www.columbusmessenger.com

Back - to - School

Groveport Resident Day

at Motts Military Museum

City of Groveport residents will receive

free admission with a complimentary event

ticket to Motts Military Museum, 5075 S.

Hamilton Road, on Aug. 6 from 9 a.m. to 5

p.m. Pick up your complimentary event

ticket at Groveport Town Hall, 648 Main

St., from 8 a.m. to 4:30 p.m. from July 6 to

Aug. 4. Proof of residency required. Must

live within the 185 tax district. For information

call 614-836-3333.

School board meetings

The Groveport Madison Board of

Education meets the second and fourth

Wednesday of the month at 7 p.m. at the

District Service Center, 4400 Marketing

Our Family Caring For Yours

Place, Suite B, Groveport. The board may

also schedule special meetings, as needed.

Helping youth

Dylan Knecht, a Groveport resident and

a co-owner of RE/MAX Apex in Lithopolis,

is volunteering along with two of our other

real estate agents at Camp Hamwi, a camp

in Danville, Ohio, for youths with diabetes

– put on by Lifecare Alliance/Central Ohio

Diabetes Association. Knecht is a Type 1

diabetic and attended the camp as a youth.

Southeast Library

The Southeast Branch of the Columbus

Metropolitan Library is located at 3980 S.

Hamilton Road, Groveport. For information

visit www.columbuslibrary.org or call

614-645-2275.

Dr. Sacheen Garrison

5055 S. Hamilton Road

Groveport, OH 43125 614-836-0500

www.groveportsmiles.com

Groveport Madison school

start and dismissal times

There is a change in the start and dismissal

times for Groveport Madison

Schools for the 2022-23 school year. To

allow for more time for teacher collaboration

and professional development opportunities,

school start and dismissal times

(bell schedules) have been modified slightly

for the upcoming school year. The times

are: high school 7:20 a.m. — 1:45 p.m.; middle

schools 8:15 a.m. — 2:45 p.m.; and elementary

schools 9:15 a.m. — 3:40 p.m.

Open house schedule

Every Groveport Madison school hosts

an open house/welcome night before the

start of the school year. Open houses help

parents and students familiarize themselves

with their school and meet our

teachers and principals. Open houses are:

Groveport Madison High School — Aug. 9,

5—8 p.m.; Middle Schools — Aug. 10, 5:30—

7:30 p.m.; Elementary Schools — Aug. 11,

4—6 p.m.; and Kindergarten (all schools) —

Aug. 16, 4:30—6:30 p.m.

School supply lists online

Groveport Madison School supply lists

are available on gocruisers.org. Having the

necessary supplies and materials for students

to meet their educational goals is a

partnership between the school district

and our families. Groveport Madison

Schools provides our schools with most of

the essential materials and supplies they

need; however, many class- and teacherspecific

supplies are also required from

families.

School supply lists for each of our elementary

and middle schools are available

on the district’s website at

gocruisers.org/backtoschool2022.aspx. The

district does not publish traditional school

supply lists at the high school level

because of the array of courses available.

Instead, the high school teachers will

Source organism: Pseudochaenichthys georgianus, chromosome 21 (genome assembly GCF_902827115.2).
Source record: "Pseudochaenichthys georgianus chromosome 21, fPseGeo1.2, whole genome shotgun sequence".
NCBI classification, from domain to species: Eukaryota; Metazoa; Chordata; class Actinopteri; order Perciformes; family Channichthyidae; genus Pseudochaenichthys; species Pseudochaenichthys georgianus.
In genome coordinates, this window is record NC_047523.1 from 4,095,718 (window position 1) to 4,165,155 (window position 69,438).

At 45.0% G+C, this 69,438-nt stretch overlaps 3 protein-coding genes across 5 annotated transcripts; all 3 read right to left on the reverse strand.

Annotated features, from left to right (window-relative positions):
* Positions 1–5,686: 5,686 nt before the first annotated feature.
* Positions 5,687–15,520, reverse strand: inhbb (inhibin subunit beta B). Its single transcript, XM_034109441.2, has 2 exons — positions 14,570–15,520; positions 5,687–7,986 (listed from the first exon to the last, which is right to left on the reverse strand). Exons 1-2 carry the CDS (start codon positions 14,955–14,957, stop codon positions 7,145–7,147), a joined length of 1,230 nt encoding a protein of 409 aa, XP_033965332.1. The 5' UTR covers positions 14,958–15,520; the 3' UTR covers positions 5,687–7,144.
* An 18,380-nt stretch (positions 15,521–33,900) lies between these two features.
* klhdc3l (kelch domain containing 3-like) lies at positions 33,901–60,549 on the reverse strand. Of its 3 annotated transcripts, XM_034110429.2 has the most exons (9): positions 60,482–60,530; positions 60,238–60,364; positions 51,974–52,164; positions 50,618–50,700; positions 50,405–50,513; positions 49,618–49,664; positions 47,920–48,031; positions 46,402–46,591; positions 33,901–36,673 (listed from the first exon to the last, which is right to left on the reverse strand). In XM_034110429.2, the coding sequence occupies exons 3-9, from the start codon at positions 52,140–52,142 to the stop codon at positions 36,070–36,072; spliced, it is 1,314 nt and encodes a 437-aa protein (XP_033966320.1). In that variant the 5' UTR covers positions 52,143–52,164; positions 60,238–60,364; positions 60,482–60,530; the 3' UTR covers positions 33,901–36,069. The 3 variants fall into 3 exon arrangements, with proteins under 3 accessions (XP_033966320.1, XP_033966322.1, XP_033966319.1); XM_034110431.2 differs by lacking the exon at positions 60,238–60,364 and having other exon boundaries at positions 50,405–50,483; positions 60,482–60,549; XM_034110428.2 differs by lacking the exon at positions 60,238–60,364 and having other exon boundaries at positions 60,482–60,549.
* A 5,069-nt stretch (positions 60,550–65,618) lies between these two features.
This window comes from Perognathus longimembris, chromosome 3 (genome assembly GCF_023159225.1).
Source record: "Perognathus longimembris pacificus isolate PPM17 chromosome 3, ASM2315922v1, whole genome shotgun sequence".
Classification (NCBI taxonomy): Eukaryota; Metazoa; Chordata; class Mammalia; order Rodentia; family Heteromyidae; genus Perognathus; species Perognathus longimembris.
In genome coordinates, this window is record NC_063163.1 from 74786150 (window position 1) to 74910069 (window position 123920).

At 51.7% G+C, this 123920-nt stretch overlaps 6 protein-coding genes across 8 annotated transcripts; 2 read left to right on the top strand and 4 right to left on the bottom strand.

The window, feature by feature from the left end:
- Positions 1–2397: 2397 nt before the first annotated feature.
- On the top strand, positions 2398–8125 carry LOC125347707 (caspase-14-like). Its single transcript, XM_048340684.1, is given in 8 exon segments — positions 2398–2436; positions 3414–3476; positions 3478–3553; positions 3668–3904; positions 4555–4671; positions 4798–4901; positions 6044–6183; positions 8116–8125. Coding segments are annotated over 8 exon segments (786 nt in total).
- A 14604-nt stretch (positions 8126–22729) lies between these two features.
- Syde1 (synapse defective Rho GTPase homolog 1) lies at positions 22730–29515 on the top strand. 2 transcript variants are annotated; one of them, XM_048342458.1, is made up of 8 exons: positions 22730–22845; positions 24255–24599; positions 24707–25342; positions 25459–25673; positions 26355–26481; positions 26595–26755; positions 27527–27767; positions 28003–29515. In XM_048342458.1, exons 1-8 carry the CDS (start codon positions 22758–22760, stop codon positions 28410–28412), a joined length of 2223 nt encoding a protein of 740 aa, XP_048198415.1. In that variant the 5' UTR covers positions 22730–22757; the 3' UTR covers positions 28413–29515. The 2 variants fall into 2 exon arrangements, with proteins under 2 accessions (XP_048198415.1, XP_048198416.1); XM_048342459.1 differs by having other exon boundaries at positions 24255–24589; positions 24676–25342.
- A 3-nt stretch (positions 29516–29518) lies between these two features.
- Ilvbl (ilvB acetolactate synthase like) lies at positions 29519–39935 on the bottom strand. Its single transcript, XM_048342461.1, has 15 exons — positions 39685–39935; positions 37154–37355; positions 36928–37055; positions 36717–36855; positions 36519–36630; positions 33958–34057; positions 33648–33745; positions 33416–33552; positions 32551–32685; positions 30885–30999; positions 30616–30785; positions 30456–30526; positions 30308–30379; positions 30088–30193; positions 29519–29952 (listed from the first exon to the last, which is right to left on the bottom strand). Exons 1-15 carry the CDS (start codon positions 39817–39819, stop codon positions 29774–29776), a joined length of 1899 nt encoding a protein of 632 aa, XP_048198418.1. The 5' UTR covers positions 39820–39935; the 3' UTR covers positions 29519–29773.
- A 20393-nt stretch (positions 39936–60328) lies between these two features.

inform their students of any supplies or

materials needed for specific classes once

students arrive.

Golden Cruiser Club

Groveport Madison Schools invites senior

residents of the district to attend athletic

and performing arts programs showcasing

the talents of its students. The

Golden Cruiser Club is a free program for

residents of the Groveport Madison School

District who are age 60 and older. Club

membership provides free access to all

school and district sponsored athletic contests,

plays, concerts, and other events. To

become a member of the Golden Cruiser

Club, obtain an application at

www.gocruisers.org, at any of the school

offices, or call (614) 492-2520.

The requirements for membership are

that applicants be age 60 or older and be a

resident of Groveport Madison Schools

(verified by the Franklin County Auditor’s

website).

Boy Scout Troop 71

Groveport area scouts of Boy Scout

Troop 71 meet at Groveport United

Methodist Church, 512 Main St. Cub

Scouts, boys and girls in grades K-5, meet

on Mondays at 6:30 p.m. Boy Scouts ages

11-18 meet Tuesdays at 7 p.m. The Girls

Troop ages 11-18 meets Tuesdays at 7 p.m.

For information visit Beascout.org or contact

Tina Dillman at

christinadillman@aol.com.

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Not only prepares your student for college

if they choose that path, but prepares them for

life.”

Visit mcseaglesoh.org, call 614-497-3456, or

schedule a campus tour to learn more!


www.columbusmessenger.com

July 24, 2022 - GROVEPORT MESSENGER - PAGE 7

Back - to - School

Superintendent search continues

By Rick Palsgrove

Groveport Editor

The Groveport Madison Board of

Education is reviewing its options in its

search for a new district superintendent.

At its July 13 meeting,the board heard

presentations from two organizations that

could possibly assist in the superintendent

search - Finding Leaders and the Ohio

School Board Association. However, the

board delayed making a decision on selecting

either organization.

“We are still working on what we want

to do, as a board,” said Board President

Chris Snyder. “The tight time frame is

adding some extra pressure to the decision,

but we want to make sure that we are taking

in all of the thoughts and concerns of

our board before we decide what to do. The

choosing of a search firm seemed a bit premature

(at the July 13 meeting), so we

wanted to wait a bit to really think about

the decision, and therefore we tabled the